Scanning processed film into a digital format is necessary for most photographers shooting film today, and is, therefore, an additional expense you need to consider. Reasonably priced professional scanning services can quickly grow to unreasonable sums depending on how much you shoot – possibly stopping you from shooting more film. Naturally, at one point or another many film photographers seek more affordable means of obtaining quality film scans. Like most things in life, if you want to do it right and affordably – you’ve got to do it yourself.
Currently, there are two good options for scanning film at home.
Using a dedicated scanner (usually a flatbed scanner)
Using a DSLR or mirrorless camera to “scan”
Film scanning alternatives
The first alternative method is pretty self-explanatory, it simply involves buying a scanner and using it as intended. There are many options with different characteristics. Common to them all is that they were designed with late 90s and early 2000s technology – and yet, they are not cheap. This article will focus on using a camera as a scanner – maybe even one you already have, or at least one you can afford.
The method of using a camera as a “scanner” is achieved by positioning the film you want to scan between a camera with a macro lens and a light source. That image is saved to the camera’s memory card and can then be edited on a computer to achieve a result comparable to scanning.
Film scanning alternatives under 100€
It’s no secret that this method is effective and can yield good results – you can see many YouTube videos and read many articles about it online. However, how will you save money on paying for scans if you need a 2000€ camera kit, like most people talking about it on the internet?
Can good results be achieved with a camera and lens that costs less than 100€? Well, we tried it, so let’s take a look.
Film Scanning Comparison – Cheap vs Expensive
We have scanned the same roll of film three different times, once with our professional lab scanner, once with the top of the range home scanner and once with our under 100€ kit.
Setup 1: Noritsu HS-1800
One of the most modern and sought after professional scanners
Has the benefit of scanning very quickly
10 000€ to 15 000€
Setup 2: Epson V850
Flatbed scanner – very common among home scanners
Setup 3: Cheap DSLR
Canon 350D: Announced in 2005, 8Mp sensor. Price: 49€
Jena 50mm f/2.8 lens in M42 mount. Price: 35€ fully checked and working
M42 or Canon EOS extension tube. Price: 10€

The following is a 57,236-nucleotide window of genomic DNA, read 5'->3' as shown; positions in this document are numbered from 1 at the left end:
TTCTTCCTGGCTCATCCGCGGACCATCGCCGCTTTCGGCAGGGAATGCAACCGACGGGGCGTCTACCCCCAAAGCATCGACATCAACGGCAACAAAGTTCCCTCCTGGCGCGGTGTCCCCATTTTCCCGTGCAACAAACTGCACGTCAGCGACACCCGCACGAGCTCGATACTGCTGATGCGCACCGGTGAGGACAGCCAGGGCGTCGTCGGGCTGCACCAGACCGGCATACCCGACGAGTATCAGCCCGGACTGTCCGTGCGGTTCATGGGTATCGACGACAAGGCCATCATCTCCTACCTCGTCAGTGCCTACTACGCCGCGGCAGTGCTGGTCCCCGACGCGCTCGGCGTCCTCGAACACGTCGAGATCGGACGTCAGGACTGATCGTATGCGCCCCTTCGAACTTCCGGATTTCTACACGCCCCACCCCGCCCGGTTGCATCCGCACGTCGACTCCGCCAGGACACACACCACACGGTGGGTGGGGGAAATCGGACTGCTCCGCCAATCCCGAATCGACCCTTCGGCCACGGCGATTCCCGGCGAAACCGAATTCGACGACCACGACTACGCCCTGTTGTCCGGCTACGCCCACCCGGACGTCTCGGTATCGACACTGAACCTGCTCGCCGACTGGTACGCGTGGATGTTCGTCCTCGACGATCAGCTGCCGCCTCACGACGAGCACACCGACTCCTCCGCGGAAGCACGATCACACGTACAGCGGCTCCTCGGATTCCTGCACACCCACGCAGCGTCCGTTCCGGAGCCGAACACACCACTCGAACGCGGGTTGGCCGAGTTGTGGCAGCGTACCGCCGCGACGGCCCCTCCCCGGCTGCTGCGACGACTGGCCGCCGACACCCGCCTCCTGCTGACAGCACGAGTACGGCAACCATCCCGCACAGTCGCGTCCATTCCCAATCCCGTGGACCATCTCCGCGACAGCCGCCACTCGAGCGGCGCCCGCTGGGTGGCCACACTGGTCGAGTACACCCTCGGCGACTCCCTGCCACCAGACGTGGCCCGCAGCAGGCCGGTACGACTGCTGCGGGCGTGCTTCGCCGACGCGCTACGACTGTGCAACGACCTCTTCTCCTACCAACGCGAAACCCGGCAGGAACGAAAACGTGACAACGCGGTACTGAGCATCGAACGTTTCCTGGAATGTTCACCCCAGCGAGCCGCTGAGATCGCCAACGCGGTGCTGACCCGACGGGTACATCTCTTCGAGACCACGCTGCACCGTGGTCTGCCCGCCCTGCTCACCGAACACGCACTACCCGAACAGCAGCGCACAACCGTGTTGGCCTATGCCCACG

It turns out that the 100€ camera setup performs admirably compared to the other scans. They differ quite a lot, particularly in colour. The Noritsu scans have better colours out of the box and possibly slightly better sharpness, but the camera scans get really close. It does this while being quicker and less painful than the Epson, which yield OK results, but very slowly.
Labs are great services and they are important community centres, but scanning is labour intensive and requires investment into expensive outdated scanners – and therefore no lab-owner truly likes scanning. If you want to support your local lab you should still develop your film at the lab. Camera scans require a bit of post-processing, as opposed to lab scans, so if you never want to touch a computer in your film workflow, then camera scanning isn’t for you. When you choose which method you want to go with, you need to consider time, money and convenience. For many people, DSLR scanning will save you money and encourage you to shoot more film. Read on if you want to see the results you can produce with an old DSLR.
Colour and contrast
A great way to look at colour and contrast on the whole roll is to look at ‘contact sheets’ – essentially thumbnails of the whole roll that stem back to the days of darkroom printing. Here are the contact sheets from the three scanning methods.
We did a little round at the office and found that people generally prefer the colours and contrast from the Noritsu. People rated the camera scans as second and the Epson flatbed third. Of course, you could always edit to your liking, which is easier with the camera scans and the flatbed scans, but harder with the Noritsu scans.
If you want to edit contrast and colours you need TIFF files. At the Kamerastore lab, you only pay 2€ extra for the TIFF, but some labs charge more. The camera scans provide a lot of good detail in both shadows and highlights allowing you a lot of creative freedom to edit them as you want. The Epson scans quite flat making it easy to add contrast and deeper shadows if you wanted to.
To show you that you get a lot of freedom with the camera scans, here are three random edits that took about 15 seconds each in Lightroom. You might not like how they look, but they illustrate that using camera RAW files is flexible and looks can be easily edited to your liking.